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Let’s examine removing the human element from autonomous commercial drones – part 3
Autonomous task performance
Taking this capability a step further is to use computer vision or other analytics and basic AI capability, where the drone not only operates, but also creates insights based on the data it has harvested, and translates them into actions.
Moreover, the drone may even perform basic tasks, without any human intervention. For example, imagine a drone constantly monitoring piles of construction materials and seamlessly ordering supplies on a real-time basis as they are needed.
The first level, autonomous flight, is one of the most basic capabilities, but is limited in the U.S. by a “line of sight” regulation, while thriving in other regions like Africa.
Leading drone companies such as DroneDeploy and Skycatch use the autonomous level as described above to create ongoing data collection that is processed and provided to the end-user as a decision tool.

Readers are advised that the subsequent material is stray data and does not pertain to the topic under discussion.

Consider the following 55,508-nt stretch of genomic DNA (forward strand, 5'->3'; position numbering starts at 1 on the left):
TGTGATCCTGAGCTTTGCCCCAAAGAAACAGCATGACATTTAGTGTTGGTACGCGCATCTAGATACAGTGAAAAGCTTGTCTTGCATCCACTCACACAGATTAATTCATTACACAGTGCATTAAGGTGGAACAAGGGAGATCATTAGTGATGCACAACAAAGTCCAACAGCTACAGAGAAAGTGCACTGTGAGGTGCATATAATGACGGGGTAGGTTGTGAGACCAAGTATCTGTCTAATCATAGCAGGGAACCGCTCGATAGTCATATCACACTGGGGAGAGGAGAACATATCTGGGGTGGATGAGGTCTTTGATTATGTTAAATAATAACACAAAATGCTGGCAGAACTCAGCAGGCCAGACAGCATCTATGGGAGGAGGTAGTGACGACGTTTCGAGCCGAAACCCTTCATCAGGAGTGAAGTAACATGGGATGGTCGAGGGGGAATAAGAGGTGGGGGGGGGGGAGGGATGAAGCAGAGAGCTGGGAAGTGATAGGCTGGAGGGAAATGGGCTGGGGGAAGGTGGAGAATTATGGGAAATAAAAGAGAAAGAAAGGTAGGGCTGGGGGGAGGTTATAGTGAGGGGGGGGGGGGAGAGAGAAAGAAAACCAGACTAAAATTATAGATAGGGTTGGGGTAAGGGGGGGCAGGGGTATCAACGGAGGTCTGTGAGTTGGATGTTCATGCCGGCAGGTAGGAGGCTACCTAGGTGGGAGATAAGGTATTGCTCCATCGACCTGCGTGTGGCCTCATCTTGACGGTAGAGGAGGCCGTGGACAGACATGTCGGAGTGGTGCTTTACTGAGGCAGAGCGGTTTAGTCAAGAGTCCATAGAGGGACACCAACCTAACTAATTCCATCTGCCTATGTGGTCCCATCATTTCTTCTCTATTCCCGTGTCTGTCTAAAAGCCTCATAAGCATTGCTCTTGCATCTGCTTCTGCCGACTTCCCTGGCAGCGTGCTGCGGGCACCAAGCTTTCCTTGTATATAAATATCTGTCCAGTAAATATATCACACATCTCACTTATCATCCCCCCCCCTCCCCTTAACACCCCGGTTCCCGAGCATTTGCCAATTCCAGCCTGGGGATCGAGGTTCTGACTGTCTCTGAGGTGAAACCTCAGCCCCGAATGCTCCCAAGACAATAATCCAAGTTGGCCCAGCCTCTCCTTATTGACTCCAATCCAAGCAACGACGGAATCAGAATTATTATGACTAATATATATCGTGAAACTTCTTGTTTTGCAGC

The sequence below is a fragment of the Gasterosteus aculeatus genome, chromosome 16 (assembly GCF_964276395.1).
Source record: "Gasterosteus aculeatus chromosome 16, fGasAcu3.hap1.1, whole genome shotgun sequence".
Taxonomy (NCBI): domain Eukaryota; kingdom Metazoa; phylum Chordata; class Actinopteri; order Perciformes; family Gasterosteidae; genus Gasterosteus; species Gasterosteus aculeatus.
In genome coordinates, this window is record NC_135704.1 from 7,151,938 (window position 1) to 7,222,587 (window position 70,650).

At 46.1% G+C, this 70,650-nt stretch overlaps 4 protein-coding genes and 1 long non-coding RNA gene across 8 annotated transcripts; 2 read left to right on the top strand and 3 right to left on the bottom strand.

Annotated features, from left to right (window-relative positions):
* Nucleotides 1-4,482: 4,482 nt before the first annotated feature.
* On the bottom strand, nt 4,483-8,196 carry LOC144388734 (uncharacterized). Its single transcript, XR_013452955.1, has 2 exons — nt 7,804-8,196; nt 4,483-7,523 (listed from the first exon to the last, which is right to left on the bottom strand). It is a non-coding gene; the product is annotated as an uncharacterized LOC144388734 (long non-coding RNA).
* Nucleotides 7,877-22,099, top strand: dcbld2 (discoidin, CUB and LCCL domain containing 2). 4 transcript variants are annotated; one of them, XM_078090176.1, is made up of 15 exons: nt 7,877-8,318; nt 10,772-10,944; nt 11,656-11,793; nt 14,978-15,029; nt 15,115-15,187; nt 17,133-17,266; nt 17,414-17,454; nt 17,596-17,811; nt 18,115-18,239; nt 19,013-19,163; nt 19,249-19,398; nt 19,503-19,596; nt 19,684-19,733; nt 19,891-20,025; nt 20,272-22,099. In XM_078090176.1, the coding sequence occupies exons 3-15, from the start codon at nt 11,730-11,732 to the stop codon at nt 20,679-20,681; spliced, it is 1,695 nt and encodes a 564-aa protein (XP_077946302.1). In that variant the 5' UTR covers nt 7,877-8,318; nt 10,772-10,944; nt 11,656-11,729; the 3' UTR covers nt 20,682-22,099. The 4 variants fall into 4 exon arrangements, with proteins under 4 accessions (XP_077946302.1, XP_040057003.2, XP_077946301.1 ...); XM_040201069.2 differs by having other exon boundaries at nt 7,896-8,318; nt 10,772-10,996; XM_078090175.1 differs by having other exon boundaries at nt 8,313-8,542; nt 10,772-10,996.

Many startup companies are tackling the second level of autonomy by offering element-protected charging stations; most recently, Airobotics’ premium-level solution. Yet, the true fulfillment of this charging station is to allow end-to-end autonomous capabilities, which requires taking the person out of the loop to operate in a scalable and unlimited way.
Today, innovation is taking place in the area of offering real-time solutions, where on-the-fly analytics takes place, allowing real-time understanding and response. This requires solving an algorithmic challenge of real-time detection while in flight. Once solved, the on-flight detections create, over time, a cloud-based database that can be used to create useful insights and rule sets, allowing real-time responses.
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